It is often a hassle to have to go to the bathroom in the middle of a good night’s sleep. It is worse that we have to struggle with the dilemma of either turning on the light and hurting our eyes or groping around blindly and risk making a mess. The Wee Bulbs solves this problem by serving as a gentle illuminator that glows when someone gets up of bed to go to the bathroom. The gentle glow of the illuminator provides just enough light to illuminate our surroundings so that we can get things done comfortably and get right back to bed. The system consists of a motion sensor and a set of bulbs which can be placed anywhere as required and are connected wirelessly through the cloud.
Bill Of Parts
Flora NeoPixel Ring ($9.95)
LTH 1550-01 ($0.39)
Green LED ($0.35)
4 x 1 kOhm resistor ($2.00)
Push Button ($0.35)
The circuit is composed of 4 main components connected to the particle board. The first is a push button that is used to turn the system on and off. A terminal is connected to the 5V power supply while the other end is connected to a 100 ohm pull-up resistor which is connected to ground. The positive terminal of the pull-up is connected to pin D0. Next a status LED is connected to pin D4 to indicate whether the system is on or off. This is triggered by presses to the push button. The VIN pin of the neopixel ring is tied to the 5V power supply with the other end connected to an optional resistor and then to ground. The DIN pin of the neopixel is connected to D1 of the particle. Finally, we hook up the LTH device in forward bias mode and pull up resistors attached to the negative terminal. The negative terminal of the photodiode of the LTH is then connected to pin D3 in order to detect sensor trips.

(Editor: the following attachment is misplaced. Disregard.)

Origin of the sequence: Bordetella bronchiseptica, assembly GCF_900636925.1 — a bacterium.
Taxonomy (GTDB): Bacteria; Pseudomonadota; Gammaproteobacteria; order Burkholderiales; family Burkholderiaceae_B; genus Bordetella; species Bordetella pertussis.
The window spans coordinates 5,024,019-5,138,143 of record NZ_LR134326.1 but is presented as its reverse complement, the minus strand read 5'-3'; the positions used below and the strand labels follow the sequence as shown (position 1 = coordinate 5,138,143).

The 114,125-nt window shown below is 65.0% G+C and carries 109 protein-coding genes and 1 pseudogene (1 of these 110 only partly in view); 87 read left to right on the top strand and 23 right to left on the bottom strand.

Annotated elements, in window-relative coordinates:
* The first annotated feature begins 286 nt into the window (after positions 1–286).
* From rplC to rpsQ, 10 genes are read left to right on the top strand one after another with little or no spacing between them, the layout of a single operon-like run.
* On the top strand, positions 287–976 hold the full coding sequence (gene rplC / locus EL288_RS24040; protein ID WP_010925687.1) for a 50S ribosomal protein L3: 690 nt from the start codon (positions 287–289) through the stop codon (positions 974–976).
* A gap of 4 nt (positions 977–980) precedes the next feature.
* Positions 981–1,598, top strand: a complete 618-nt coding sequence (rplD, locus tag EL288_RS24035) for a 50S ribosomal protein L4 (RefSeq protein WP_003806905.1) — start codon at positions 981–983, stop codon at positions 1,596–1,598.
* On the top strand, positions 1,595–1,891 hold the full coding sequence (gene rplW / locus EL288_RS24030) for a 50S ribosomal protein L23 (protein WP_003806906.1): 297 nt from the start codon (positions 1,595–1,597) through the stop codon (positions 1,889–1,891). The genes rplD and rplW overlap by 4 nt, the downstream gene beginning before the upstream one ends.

The main code for the particle is located in the .ino file. There are dependencies on mytimer.h and mytimer.cpp, so these must be added to the project folder. Furthermore the neopixel library is required. This can be added through the Particle IDE.
The Particle Photon has made it extremely easy to develop simple IoT products by providing a simple interface for using the IoT cloud and viewing serial data from peripheral devices. Even so, many issues still arise when building the circuit and using the APIs for peripheral devices. These include loose connections, malfunctioning components, current saturation and poor API documentation for certain devices. As a result, one must be prepared for lots of trial and error and experimenting. Ample time should also be allocated to allow for resolving the many bugs that will arise.